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Ask Dr. Art

The Glycemic Index

Q:     What is the glycemic index?
A:     The glycemic index (GI) is a measure of how much a foodraises blood sugar levels when compared against the effects ofpure glucose.The index was initially created as a tool tohelp diabetics manage their blood sugar levels.
These days you hear a lot about avoiding high-glycemic foods because of the “sugar blast” they cause in the blood stream. Diets with an excessively high glycemic content damage the metabolism and dramatically increase the risk of diabetes.
Of course you would expect that refined, sugary foods would rank high on the glycemic index, but you might be very surprised by some of the otherwise nutritious foods that do as well.
The GI ranks foods on a scale from 0 to 100. Glucose has a GI of 100. You should also be aware that the GI for white bread is also 100.
  • Low GI:55 or less
  • Medium GI: 56-69
  • High GI: 70 and above
    Foods with a high GI are rapidly digested and absorbed,causingsignificant fluctuations in blood sugar levels. Low-GI foods are slowly digested and absorbed, producing gradual and smaller increases in blood sugar and insulin levels and a longer-lasting supply of energy.
    Where do your favorite foods rankin the GI table?
    Low GI
    Eat most often
    Medium GI
    Choose occasionally
    High GI
    Eat least often
    • Frozen green peas
    • Raw/boiled carrots
    • Eggplant
    • Broccoli
    • Cauliflower
    • Green Beans
    • Cabbage
    • Mushrooms
    • Tomatoes
    • Lettuce
    • Red peppers
    • Onions
    • Beetroot
    • Pumpkin
    • Parsnips
    • Cherries
    • Plums
    • Grapefruit
    • Peaches
    • Peach, canned, natural juice
    • Apples
    • Dried Apricots
    • Grapes
    • Kiwi Fruit
    • Oranges
    • Strawberries
    • Prunes
    • Pears
    • Mango
    • Sultanas
    • Bananas
    • Raisins
    • Papaya
    • Figs
    • Pineapple
    • Watermelon
    • Dates
    • Soya and Linseed
    • Wholegrain pumpernickel
    • Heavy mixed grain
    • Whole Wheat
    • Sourdough rye
    • Sourdough wheat
    • Croissant
    • Hamburger bun
    • Pita, white
    • Wholemeal rye
    • White bread
    • Bagels
    • French baguette
    • Kidney beans
    • Butter Beans
    • Chick Peas
    • Haricot/Navy Beans
    • Lentils
    • Red Lentils
    • Green pinto beans
    • Black-eyed beans
    • Yellow split peas
    • Beans in tomato sauce
    • Whole milk
    • Skimmed milk
    • Yoghurt
    • Chocolate milk
    • Ice cream
    • All-bran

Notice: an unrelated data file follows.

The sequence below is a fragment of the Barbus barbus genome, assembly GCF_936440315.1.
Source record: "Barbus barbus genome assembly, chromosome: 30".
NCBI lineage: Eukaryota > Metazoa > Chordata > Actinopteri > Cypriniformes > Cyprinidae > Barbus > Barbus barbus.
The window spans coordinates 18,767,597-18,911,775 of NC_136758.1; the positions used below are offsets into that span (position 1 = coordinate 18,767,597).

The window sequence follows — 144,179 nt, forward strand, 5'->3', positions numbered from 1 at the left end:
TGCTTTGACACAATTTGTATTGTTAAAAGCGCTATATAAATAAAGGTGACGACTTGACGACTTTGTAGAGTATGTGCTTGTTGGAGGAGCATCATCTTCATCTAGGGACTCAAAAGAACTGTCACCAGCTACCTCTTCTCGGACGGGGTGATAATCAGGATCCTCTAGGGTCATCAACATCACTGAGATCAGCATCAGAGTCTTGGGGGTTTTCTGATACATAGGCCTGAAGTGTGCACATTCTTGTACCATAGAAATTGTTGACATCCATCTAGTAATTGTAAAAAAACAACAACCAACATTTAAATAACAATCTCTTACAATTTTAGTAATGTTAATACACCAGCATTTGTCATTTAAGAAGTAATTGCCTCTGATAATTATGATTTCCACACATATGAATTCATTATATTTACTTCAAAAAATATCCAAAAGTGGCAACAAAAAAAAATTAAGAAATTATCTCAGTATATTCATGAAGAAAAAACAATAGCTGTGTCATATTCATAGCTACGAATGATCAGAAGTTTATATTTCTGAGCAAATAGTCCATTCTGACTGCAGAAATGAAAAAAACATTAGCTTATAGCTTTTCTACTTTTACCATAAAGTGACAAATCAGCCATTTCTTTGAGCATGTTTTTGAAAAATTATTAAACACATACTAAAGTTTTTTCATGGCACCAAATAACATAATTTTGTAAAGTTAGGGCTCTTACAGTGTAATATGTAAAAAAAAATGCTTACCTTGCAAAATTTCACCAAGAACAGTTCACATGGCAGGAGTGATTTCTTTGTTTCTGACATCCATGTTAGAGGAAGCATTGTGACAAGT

• Oat bran
    • Rolled Oats
    • Special K
    • Natural Muesli
    • Bran Buds
    • Mini Wheats
    • Nutrigrain
    • Shredded wheat
    • Special K
    • Cornflakes
    • Coco Pops
    • Puffed wheat
    • Cheerios
    • Rice Krispies
    • Slim-Fast meal replacement
    • Snickers Bar (high fat)
    • Nut & Seed Muesli Bar
    • Sponge Cake
    • Peanuts
    • Walnuts
    • Cashew Nuts
    • Corn chips
    • Oatmeal crackers
    • Hummus
    • Nutella milk chocolate
    • Digestives
    • Blueberry muffin
    • Honey
    • Pretzels
    • Water Crackers
    • Rice cakes
    • Puffed crispbread
    • Donuts
    • Scones
    • Maple flavoured syrup
    Pasta/rice and
    other foods
    • Wheat pasta
    • Ravioli
    • Spaghetti
    • Tortellini (cheese)
    • Egg fettuccini
    • Brown rice
    • Buckwheat
    • White long grain rice
    • Pearled barley
    • Yam
    • Sweet potatoes
    • Wheat tortilla
    • Basmati rice
    • Couscous
    • Cornmeal taco shells
    • Gnocchi
    • Canned potatoes
    • Chinese (rice) vermicelli
    • Baked Potatoes
    • Wild Rice
    • Instant white rice
    • Glutinous Rice
    • Short Grain White Rice Tapioca
    • Fresh mashed potatoes
    • French Fries
    • Instant mashed potatoes
  • How can you use the glycemic index to your advantage?
  • The GI is a source of one very important piece of information: the health of your metabolism. But it’s not a perfect gauge of healthy and unhealthy foods. It’s also influenced by a number of factors, including the amount of food you consume, how the food is cooked and the type of starch in the food.You’ll find that the GI databases still only list a limited number of foods because the process to measure GI is expensive and complicated.
    When thinking about your own diet try to work with these guidelines:
    • Make certain you include a good proportion of low glycemic food in each meal. The benefits include more effective weight control, reduced risk of diabetes and heart disease and, if you’re already diabetic, improved control of your blood glucose and cholesterol;
    • Medium glycemic foods are fine in moderation. Some, such as bananas, have valuable nutrients (potassium) but, if you’re overweight, you should realize that a regular diet with bananas will definitely not help you to lose weight;
    • High glycemic foods should be relegated to occasional treats and to when you’ve been engaged in long, intense physical activity;
    • Remember, we’re measuring the impact of sugars and refined carbs in various foods. You do not have to worry about sudden spurt in blood sugar levels when you eat protein of good fats.
    The good news is that you can use your knowledge of the GI to make healthier food choices.
    Copyright Scienta Health Business Services 2012